“As a leading provider of innovative mobile devices for the worldwide market, ASUS continues to bring superior products to market,” explained Shar Narasimhan, Atmel Senior Product Manager of Touch Marketing. “The selection of Atmel’s maXTouch controllers for the industry’s first 10.1″ on-cell tablet with capacitive active stylus by ASUS is further testament that we are enabling OEMs to deliver leading-edge digital lifestyle products.”

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What’s more, the device uses one of the industry’s most advanced capacitive styli, Atmel’s maXStylus mXTS220 — the only active pen with noise immunity capable of operating in the high display noise environment emitted by ultra-thin on-cell stack-ups. Together, the maXStylus and maXTouch integrate seamlessly to create a flawless user experience in even the most demanding conditions.

“As a leading manufacturer of mobile devices, our products are only built with world-class components,” added Samson Hu, Atmel’s Corporate Vice President & GM of Mobile Product Business Unit. “Atmel’s industry-leading stylus capabilities enabled us to deliver a much thinner on-cell display stack for more elegant designs with a best-in-class active pen experience. We look forward to launching more advanced devices with intuitive human interfaces powered by Atmel.”

maXTouch U family opens up a world of possibilities for next-gen devices


This new controller family will make touchscreen devices less frustrating and more enjoyable to use.


It’s safe to say that touchscreens have surely come a long way since Dr. Samuel C.Hurst at the University of Kentucky debuted the first electronic touch interface back in 1971. Despite their ubiquity today in just about every device, the technology doesn’t seem to always work as well as it should given recent advancements. As VentureBeat’s Dean Takahashi points out, displays remain frustratingly unresponsive to finger taps, consume a lot of power, and quite frankly, are still pretty bulky — until now.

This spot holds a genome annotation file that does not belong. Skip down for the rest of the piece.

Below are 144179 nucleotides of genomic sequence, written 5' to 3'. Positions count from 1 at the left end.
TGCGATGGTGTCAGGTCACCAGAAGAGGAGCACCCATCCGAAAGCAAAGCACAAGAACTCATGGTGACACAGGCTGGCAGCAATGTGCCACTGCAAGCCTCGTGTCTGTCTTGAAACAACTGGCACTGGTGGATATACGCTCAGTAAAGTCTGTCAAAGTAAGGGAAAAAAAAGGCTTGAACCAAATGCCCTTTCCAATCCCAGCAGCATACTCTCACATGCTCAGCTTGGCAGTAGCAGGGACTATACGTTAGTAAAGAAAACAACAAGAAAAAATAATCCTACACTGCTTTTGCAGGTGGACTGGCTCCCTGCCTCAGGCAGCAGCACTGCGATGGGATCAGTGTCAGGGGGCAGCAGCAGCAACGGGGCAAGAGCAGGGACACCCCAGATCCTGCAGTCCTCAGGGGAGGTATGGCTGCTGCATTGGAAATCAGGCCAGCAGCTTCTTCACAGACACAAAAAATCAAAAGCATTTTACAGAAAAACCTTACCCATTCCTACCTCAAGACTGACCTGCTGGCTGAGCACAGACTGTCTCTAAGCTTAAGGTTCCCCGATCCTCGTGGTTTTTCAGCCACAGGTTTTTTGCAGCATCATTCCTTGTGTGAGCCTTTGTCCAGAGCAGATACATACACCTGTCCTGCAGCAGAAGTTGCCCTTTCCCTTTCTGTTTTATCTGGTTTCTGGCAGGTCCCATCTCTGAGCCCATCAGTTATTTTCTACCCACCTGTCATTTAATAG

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That’s because Atmel has launched a next generation of sensor chips that will pave the way to much better (and more delightful) tactile experiences for gadgets ranging from 1.2” smartwatch screens to 10.1” tablet displays. Following in the footsteps of its older siblings, the new maXTouch U family will enable optimal performance, power consumption leveraging picoPower technology, and of course, thinner screens.

More apparent than ever before, the use of touch-enabled machinery has exploded over the past five years. As a result, there has been an ever-growing need to develop touchscreens with extremely high touch performance, ultra-low power and more sophisticated industrial designs with thinner screens. Not to mention, the anticipated surge in wearables has also created a demand for extremely small touchscreen controllers with ultra-low power consumption in tiny packaging. Luckily, this is now all possible thanks to the maXTouch U family which crams pure awesomeness in a 2.5-millimeter by 2.6-millimeter space (WLCSP).

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Designers can now build extremely innovative thin and flexible touchscreen designs using single layer, on-cell and hybrid in-cell touchscreens with intelligent wake-up gestures and buttons. What this means is that, the technology can support entry-level smartphones, slick wearable gizmos, super tablets and everything in between on a full range of stack-ups.

Among the most notable features of the U include low power modes down to 10µW in deep sleep for wearables such as smartwatches, active stylus support, 1.0-millimeter passive stylus support (so users can write with things like pencils on a touchscreen), as well as up to a 20-millimeter hover distance (so that a user can answer their phone call with a wet hand). What’s more, the touch controllers can sense water and reject it as a touch action, and works with multiple fingers — even if someone is wearing gloves.

Binay Bajaj, Atmel Senior Director of Touch Marketing, explains that the recently-revelaed series provides all the necessary building blocks for futuristic mobile gadgetry. The chips are available in samples today, while production versions will be ready in the third and fourth quarters.